In 1824 the legislature passed a law "to provide more effectually for the education of the poor gratis, and for laying the foundation of a general system of education throughout the commonwealth." Local school boards were to be elected, whose duty it was to provide and to supervise schools for the poor. Section X of the act also permitted the citizens of the several townships, wards, and boroughs to decide by popular vote whether or not they would tax themselves for the education of all children between the ages of six and fourteen. Adoption of taxation was purely optional, and there was no attempt, so far as can now be ascertained, to coerce any community; furthermore, since each township, ward, or borough could decide for itself there was no possibility of the more populous and poorer sections of counties and cities taxing the richer communities. But the people were not then in a mood to accept a system that carried with it even permissive taxation; and the law "... met with violent oppositon, was repealed in 1826 and the law of 1809 restored. . . " *56

This law of 1824 had been the result of numerous committee reports and petitions to the legislature asking better provision for the education of the youth of the state. In 1822 a committee had reported at length, condemning alike the pauper schools established under the act of 1809 and the policy of the state in endowing numerous academies. *57 In 1824 Governor Shulze in addressing the legislature wrote, "I would respectfully suggest whether an annual sum, specially appropriated for that purpose [the endowment of educational institutions] would not in a few years raise a fund equal to the universal diffusion of the elements of education among the children of the republic. " *58 But this suggestion of a "fund" did not apparently meet with a favorable reception at the hands of the lawmakers, and no action was taken. Various voluntary organizations had, meanwhile, been agitating a more liberal provision for education at state expense. *59

In 1830 Governor Wolf suggested that the various counties be permitted to establish local permanent funds for the endowment of public elementary schools. He believed that a plan which should provide for the levy of a small additional county rate, the proceeds of which might be invested in the internal improvement stock of the state, would in a short time produce an annual revenue large enough to aid materially in establishing public schools. *60 But the legislature did not at that time act favorably upon the plan. The scheme was, nevertheless, very suggestive, combining as it did the permanent fund, which would obviate the necessity of heavy direct taxation, with a scheme for securing money for the construction of the canals.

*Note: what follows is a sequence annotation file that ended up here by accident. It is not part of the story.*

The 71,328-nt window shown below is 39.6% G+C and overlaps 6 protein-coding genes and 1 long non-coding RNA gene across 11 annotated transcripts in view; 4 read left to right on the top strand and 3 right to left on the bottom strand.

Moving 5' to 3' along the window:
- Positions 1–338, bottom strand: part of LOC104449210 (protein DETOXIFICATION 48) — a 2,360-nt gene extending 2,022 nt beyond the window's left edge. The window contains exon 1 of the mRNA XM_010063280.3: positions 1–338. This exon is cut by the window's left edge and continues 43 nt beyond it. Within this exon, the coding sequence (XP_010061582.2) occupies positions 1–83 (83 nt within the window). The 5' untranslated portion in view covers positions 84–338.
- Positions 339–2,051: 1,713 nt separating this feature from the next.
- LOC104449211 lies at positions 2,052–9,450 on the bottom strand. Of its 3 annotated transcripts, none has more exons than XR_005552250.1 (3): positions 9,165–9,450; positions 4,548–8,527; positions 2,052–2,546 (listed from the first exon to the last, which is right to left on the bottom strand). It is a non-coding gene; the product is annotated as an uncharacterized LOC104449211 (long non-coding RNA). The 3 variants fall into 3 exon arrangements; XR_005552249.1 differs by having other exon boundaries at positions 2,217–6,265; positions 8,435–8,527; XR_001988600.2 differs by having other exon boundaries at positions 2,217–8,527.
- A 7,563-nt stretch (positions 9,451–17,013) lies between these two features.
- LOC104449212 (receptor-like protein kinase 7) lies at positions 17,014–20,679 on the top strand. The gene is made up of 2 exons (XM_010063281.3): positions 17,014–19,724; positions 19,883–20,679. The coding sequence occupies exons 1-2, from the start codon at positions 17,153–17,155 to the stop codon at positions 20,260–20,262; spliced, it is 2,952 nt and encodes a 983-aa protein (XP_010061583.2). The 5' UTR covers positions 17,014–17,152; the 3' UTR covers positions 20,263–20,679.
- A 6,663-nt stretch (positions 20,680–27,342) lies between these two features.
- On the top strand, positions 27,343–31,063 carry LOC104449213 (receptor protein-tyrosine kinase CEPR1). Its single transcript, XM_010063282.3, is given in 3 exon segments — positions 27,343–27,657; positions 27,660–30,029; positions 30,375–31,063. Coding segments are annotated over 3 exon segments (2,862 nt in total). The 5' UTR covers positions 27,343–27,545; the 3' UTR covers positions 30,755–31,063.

56 Wickersham, p. 270. His statement is inexact, for the law of 1824 did not repeal the act of 1809; it merely superseded it in certain respects in those cases where the local unit chose to put the law of 1824 into effect.

57 Wickersham notes several other committee reports from 1822 to 1831, pp. 274-275.

58 Pennsylvania Archives, IV, Ser. V, p. 550.

59 Mathew Carey was of the opinion that these societies accomplished very little. See his Public Charities of Philadelphia, p. 33.

60 Pennsylvania Archives, IV Ser. V, p. 885.

In the following year (1831) the legislature established the "school fund. " *61 Section I of the act provided that all receipts from the land office, including land sales and fees, and all revenues accruing from the Act of March 25th, of the same year, which had increased the county rates and levies for the benefit of the state, should be set apart as a common-school fund. Section III required that all revenues accruing to the fund should be invested at 5 per cent compound interest until the principal of the fund was large enough to yield $100,000 annually, when, presumable, the annual income was to be used for the support of elementary education. In accordance with the provisions of other acts, the fund was to be invested in the internal improvement stock of the state. *62 In securing this legislation the advocates of better schools had cleverly taken advantage of the popularity of the internal improvement policy. Ostensibly the revenue that would accrue for the benefit of schools would not come out of the pockets of the taxpayers.

One of the strongest motives for the establishment of permanent school funds in all the states that provided such endowments was the desire to avoid heavy direct taxes, *63 and it was in the belief that the state could thus encourage education without taxing the people that the fund was established in Pennsylvania.

As a book account, the fund continued to grow during the following years, and even as early as 1833 Governor Wolf ventured to predict that, judging from the flattering indications already given by the public works, there was "reason to believe that, from the redundant and progressively increasing revenue which may [might] with great certainty be expected to flow into the treasury from that source [the works] much aid may [might] at no distant day, be derived" for the support of educational institutions. *64

61 Act 2 April, 1831, P.L. pp. 385-386.

62 Act 22 April, 1829, P.L. p. 254.

63 Swift, p. 165.

64 Pennsylvania Archives, IV Ser. VI, p. 125.